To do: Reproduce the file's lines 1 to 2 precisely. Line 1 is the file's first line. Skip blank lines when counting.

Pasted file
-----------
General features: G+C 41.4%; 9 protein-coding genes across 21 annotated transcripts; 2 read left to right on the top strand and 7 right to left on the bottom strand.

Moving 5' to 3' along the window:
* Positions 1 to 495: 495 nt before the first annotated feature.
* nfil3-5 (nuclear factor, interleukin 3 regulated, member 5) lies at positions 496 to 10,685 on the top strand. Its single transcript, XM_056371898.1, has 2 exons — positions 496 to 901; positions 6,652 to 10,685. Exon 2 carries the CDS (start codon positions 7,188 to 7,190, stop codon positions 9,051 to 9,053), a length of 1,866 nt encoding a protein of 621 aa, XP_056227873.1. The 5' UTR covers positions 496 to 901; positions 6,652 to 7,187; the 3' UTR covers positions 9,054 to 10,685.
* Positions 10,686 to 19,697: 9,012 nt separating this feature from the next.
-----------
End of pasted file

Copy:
General features: G+C 41.4%; 9 protein-coding genes across 21 annotated transcripts; 2 read left to right on the top strand and 7 right to left on the bottom strand.

Moving 5' to 3' along the window: